From the years 1989 to 1991, the idea that they had entered a new period had arisen, and old demarcations that justified the building of currents or political organisations no longer operated in the same way. This didn’t mean old references became null and void, but it necessitated thinking through a programmatic reconstruction and a new political project, in its content as well as in its organised forms. This was the challenge to rebuild the social subjects of emancipation, being made up of small resistances and partial victories. It was also a “political challenge, where we have to redefine a strategic horizon that has broken down”:
Therefore the problem was posed from 1989-1991. The winter strikes of 1995 began to give us a glimpse of the possibility of militant crews, unionists, campaign groups throwing themselves into a perspective of this kind. But this possibility was cut short. It was quickly aborted by the victory – a deferred effect of the 1995 strikes and Chirac’s dissolution of the national assembly – of the left in 1997. This electoral victory channelled a good part of the energy liberated by the winter 1995 strikes and the winter mobilisations against the Pasqua-Debré laws. The unions have been…neutralised in the name of governmental realism and the politics of the lesser evil.
Let’s pause at 1997 for a moment, with Bensaïd’s critique of Lutte Ouvrière, in a letter destined for Arlette Laguiller, presidential candidate of the group. In the 1995 presidential elections, Laguiller received over five percent of the vote, the first time a revolutionary candidate went beyond that mark, with only three percent difference with the PCF. While “there is a long way from a vote to mobilisation…it doesn’t prevent this result being revelatory of a significant repudiation of the major parties and of a radical current in popular opinion. It implies a sufficient public credibility to actively intervene into the public debate, formulate arguments, seek out alliances”. Rather than actively intervening in the mass demonstrations against the Pasqua-Debré laws or the demonstration at Strasbourg against the National Front, “on nearly all the key questions of the moment [Lutte Ouvrière put forward] at best an impotent abstention, at worst a sectarian rumination”.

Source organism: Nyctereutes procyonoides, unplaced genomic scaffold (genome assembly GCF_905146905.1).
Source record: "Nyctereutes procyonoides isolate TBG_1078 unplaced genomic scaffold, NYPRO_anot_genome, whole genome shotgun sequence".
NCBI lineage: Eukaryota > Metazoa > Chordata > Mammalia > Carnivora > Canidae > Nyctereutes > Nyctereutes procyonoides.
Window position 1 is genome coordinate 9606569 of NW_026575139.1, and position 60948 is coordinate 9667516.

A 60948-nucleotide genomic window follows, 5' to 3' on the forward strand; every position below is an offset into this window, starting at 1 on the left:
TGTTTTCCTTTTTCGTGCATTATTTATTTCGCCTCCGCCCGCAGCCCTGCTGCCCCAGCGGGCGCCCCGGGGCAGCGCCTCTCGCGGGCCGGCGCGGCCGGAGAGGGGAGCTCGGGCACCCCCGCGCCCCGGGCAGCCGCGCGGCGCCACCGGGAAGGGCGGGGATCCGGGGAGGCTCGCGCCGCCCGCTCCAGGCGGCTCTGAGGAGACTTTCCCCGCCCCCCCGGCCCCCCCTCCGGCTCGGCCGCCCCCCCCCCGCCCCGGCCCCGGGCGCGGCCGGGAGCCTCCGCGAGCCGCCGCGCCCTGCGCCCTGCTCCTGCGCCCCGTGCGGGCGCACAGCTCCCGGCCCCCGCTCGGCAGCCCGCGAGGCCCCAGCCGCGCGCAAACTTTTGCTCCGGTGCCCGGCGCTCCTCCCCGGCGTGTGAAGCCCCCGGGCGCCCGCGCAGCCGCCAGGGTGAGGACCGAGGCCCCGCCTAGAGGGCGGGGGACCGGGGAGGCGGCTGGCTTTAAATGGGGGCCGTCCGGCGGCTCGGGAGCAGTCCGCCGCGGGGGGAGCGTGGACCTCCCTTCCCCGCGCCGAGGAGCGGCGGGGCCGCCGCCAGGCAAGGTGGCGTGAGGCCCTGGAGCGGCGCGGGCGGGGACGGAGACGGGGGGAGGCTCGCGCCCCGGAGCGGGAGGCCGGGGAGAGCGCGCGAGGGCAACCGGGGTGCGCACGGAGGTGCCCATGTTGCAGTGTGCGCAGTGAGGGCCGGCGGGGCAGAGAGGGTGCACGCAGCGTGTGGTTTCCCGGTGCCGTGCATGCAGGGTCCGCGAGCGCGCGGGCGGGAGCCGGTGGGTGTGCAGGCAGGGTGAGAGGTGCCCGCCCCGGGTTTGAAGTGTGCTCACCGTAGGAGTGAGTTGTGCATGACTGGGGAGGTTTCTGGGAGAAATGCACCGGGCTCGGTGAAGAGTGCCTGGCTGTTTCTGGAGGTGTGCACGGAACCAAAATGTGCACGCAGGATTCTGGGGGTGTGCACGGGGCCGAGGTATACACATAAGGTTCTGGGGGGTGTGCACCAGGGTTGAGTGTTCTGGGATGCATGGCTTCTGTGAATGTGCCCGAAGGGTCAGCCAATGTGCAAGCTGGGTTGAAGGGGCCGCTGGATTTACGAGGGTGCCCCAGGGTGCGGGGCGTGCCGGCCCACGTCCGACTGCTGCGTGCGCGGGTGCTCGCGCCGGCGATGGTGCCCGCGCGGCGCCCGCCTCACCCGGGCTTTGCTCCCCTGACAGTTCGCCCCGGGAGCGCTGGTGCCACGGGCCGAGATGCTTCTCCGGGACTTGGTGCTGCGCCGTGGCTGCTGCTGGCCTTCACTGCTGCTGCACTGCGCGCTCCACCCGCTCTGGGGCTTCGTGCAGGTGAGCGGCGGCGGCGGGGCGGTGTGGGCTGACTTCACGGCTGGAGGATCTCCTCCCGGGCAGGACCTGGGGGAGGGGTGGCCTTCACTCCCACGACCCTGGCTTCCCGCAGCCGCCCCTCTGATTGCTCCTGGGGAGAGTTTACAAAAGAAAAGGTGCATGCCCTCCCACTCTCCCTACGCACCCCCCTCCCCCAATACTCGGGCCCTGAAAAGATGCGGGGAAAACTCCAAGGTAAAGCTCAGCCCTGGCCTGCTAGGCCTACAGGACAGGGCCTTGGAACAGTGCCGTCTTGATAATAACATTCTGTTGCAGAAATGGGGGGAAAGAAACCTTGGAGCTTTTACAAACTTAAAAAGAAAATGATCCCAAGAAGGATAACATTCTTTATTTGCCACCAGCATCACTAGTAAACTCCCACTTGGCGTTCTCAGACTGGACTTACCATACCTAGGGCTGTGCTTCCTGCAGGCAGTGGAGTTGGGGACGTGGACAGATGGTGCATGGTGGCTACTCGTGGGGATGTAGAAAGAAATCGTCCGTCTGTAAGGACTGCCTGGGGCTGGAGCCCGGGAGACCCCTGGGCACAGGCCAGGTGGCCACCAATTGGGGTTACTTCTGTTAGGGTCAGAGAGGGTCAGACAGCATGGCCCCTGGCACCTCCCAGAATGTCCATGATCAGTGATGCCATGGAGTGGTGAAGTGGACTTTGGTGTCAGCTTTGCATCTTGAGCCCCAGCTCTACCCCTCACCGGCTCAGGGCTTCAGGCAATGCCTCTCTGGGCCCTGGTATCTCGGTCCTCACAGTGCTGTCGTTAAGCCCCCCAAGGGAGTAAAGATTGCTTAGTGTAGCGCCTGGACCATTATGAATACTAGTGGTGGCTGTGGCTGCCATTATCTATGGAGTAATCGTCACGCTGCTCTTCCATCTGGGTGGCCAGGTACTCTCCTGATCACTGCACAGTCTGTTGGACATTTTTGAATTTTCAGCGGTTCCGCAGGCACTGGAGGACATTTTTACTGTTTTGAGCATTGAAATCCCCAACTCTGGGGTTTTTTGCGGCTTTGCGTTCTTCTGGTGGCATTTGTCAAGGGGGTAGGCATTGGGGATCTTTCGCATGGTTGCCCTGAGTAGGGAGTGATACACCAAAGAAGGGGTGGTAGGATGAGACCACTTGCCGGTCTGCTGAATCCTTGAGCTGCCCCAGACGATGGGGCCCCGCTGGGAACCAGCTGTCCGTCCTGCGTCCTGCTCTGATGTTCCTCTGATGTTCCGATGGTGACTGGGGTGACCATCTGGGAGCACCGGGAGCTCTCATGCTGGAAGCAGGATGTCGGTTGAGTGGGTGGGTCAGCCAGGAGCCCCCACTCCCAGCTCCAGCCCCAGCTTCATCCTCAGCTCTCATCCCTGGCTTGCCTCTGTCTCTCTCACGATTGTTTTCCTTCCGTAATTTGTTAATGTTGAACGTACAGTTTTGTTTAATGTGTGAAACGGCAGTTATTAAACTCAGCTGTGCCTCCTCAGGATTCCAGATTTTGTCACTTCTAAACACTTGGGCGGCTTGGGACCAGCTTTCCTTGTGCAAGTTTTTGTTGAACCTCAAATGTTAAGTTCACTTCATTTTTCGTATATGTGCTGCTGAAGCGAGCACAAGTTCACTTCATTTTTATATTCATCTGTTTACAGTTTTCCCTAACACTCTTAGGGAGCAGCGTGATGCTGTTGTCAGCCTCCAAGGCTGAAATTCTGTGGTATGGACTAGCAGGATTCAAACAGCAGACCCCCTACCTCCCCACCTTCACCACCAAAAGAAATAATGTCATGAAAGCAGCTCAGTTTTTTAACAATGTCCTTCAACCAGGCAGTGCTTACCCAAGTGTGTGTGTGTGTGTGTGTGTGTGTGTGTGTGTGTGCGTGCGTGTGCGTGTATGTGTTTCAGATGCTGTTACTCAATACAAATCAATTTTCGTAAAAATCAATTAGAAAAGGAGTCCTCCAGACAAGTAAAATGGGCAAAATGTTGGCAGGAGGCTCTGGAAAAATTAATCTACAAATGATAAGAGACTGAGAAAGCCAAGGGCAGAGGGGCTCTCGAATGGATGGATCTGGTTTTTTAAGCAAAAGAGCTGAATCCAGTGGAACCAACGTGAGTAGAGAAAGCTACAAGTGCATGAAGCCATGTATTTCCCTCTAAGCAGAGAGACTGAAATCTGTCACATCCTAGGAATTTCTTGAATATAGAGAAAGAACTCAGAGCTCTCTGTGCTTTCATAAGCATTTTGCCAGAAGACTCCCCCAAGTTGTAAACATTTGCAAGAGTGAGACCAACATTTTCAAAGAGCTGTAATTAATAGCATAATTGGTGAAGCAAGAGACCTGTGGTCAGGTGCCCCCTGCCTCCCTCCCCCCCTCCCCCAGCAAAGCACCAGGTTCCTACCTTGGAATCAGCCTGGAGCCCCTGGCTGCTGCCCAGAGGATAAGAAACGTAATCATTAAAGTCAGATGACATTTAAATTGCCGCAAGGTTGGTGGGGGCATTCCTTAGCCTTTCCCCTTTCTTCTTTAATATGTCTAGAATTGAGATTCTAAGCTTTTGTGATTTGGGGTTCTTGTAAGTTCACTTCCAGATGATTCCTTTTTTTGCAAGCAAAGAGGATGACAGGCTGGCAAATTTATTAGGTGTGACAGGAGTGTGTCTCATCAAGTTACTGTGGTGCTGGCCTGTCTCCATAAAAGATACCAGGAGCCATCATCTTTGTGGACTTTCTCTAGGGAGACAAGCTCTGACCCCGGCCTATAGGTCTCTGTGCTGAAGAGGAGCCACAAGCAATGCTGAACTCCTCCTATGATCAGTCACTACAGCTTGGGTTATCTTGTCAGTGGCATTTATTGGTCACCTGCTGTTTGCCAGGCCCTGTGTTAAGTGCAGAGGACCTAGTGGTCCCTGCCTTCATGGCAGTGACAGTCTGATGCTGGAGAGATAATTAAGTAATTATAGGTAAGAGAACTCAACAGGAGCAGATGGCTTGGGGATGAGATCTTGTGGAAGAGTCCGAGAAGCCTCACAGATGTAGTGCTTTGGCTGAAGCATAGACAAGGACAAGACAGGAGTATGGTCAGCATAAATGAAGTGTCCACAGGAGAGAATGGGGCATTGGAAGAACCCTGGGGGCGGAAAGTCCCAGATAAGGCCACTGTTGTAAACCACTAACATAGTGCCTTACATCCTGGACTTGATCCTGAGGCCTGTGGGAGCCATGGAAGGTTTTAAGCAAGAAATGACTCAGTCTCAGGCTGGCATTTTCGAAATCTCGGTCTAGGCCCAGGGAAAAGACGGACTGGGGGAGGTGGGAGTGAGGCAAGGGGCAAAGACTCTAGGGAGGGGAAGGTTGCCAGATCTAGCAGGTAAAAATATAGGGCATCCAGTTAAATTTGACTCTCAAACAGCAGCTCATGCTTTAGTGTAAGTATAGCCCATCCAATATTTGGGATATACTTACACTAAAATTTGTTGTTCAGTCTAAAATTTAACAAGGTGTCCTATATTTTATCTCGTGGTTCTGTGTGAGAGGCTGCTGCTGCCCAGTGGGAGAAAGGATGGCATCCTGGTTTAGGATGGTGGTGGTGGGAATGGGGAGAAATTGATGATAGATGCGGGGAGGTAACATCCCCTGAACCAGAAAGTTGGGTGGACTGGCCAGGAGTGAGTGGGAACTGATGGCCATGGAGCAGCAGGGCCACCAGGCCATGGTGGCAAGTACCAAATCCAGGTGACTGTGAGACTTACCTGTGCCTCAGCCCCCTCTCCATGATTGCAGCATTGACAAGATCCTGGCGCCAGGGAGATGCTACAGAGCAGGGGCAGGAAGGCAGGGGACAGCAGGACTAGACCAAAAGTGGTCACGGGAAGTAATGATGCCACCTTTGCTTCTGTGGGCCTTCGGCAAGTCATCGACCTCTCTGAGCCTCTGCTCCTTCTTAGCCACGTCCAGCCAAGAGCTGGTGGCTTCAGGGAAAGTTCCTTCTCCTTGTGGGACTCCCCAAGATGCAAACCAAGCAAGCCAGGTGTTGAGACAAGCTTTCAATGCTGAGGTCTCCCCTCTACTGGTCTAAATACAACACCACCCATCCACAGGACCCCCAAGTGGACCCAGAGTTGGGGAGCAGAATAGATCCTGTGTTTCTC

It was useful to rehash some banal but forgotten points: that “the politics and tasks of an organisation are dictated by the situation itself (and not only through the evaluation of available forces or their level of consciousness), that an effective revolutionary party will not be built through the simple individual recruitment of militants independent of collective experiences on a mass scale, that the communists worthy of this name try to propose a politics for the whole of the workers’ movement and that there is no struggle, whether ‘great or small’, where their activity isn’t needed”.
It is useful to return to this episode for three reasons.
Firstly, Bensaïd didn’t downplay the importance of mass struggles outside of parliament, nor did he reduce politics to an electoralist back-and-forth. He did not fall into the reformist trap of separating politics from economics, where politics is seen as electoral campaigning and economics as strike action, even if it was a real pressure in his political current. Secondly, in light of his argument for a new party, the sectarian inability of LO to intervene after their electoral success was a “fantastic waste” for the whole revolutionary project, because “a new force or a new party is necessary today. It will have to be pluralist and democratic to rally historical currents, trajectories, different cultures, but that the new challenges of the international situation and the renewal of social movements could bring closer. Not only could Lutte Ouvrière be a component part, but a motor element”. But as a whole, LO could not be counted on for a durable recomposition of the revolutionary left with the LCR. Thirdly, the LCR didn’t want to miss this kind of opportunity after Besancenot’s electoral success in 2002 and 2007. They wanted to use his success as a spring-board towards rebuilding a revolutionary project in France.